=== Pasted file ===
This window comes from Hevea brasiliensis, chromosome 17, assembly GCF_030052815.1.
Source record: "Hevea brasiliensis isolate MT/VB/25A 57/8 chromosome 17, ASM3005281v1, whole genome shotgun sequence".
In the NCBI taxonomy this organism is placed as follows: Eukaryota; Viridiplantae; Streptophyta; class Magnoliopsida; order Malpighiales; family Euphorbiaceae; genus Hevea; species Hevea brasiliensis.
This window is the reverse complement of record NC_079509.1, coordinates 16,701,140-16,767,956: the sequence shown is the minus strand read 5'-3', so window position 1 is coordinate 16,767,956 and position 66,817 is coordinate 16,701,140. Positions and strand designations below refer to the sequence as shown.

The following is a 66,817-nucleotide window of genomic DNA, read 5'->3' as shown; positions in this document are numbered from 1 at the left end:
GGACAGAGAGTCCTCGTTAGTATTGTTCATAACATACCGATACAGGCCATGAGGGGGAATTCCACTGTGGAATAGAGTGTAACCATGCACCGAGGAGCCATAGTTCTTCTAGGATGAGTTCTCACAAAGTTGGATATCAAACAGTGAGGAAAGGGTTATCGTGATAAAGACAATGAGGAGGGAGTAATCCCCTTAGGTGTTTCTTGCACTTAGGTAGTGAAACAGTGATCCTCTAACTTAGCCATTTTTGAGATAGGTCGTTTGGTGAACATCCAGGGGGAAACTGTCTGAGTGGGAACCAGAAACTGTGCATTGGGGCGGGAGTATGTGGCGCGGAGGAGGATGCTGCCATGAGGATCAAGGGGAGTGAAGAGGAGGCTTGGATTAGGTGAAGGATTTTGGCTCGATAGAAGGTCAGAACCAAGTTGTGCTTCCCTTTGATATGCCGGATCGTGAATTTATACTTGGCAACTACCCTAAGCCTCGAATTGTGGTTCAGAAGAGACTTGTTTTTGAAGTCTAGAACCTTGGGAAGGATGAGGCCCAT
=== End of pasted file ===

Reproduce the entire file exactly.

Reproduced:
This window comes from Hevea brasiliensis, chromosome 17, assembly GCF_030052815.1.
Source record: "Hevea brasiliensis isolate MT/VB/25A 57/8 chromosome 17, ASM3005281v1, whole genome shotgun sequence".
In the NCBI taxonomy this organism is placed as follows: Eukaryota; Viridiplantae; Streptophyta; class Magnoliopsida; order Malpighiales; family Euphorbiaceae; genus Hevea; species Hevea brasiliensis.
This window is the reverse complement of record NC_079509.1, coordinates 16,701,140-16,767,956: the sequence shown is the minus strand read 5'-3', so window position 1 is coordinate 16,767,956 and position 66,817 is coordinate 16,701,140. Positions and strand designations below refer to the sequence as shown.

The following is a 66,817-nucleotide window of genomic DNA, read 5'->3' as shown; positions in this document are numbered from 1 at the left end:
GGACAGAGAGTCCTCGTTAGTATTGTTCATAACATACCGATACAGGCCATGAGGGGGAATTCCACTGTGGAATAGAGTGTAACCATGCACCGAGGAGCCATAGTTCTTCTAGGATGAGTTCTCACAAAGTTGGATATCAAACAGTGAGGAAAGGGTTATCGTGATAAAGACAATGAGGAGGGAGTAATCCCCTTAGGTGTTTCTTGCACTTAGGTAGTGAAACAGTGATCCTCTAACTTAGCCATTTTTGAGATAGGTCGTTTGGTGAACATCCAGGGGGAAACTGTCTGAGTGGGAACCAGAAACTGTGCATTGGGGCGGGAGTATGTGGCGCGGAGGAGGATGCTGCCATGAGGATCAAGGGGAGTGAAGAGGAGGCTTGGATTAGGTGAAGGATTTTGGCTCGATAGAAGGTCAGAACCAAGTTGTGCTTCCCTTTGATATGCCGGATCGTGAATTTATACTTGGCAACTACCCTAAGCCTCGAATTGTGGTTCAGAAGAGACTTGTTTTTGAAGTCTAGAACCTTGGGAAGGATGAGGCCCAT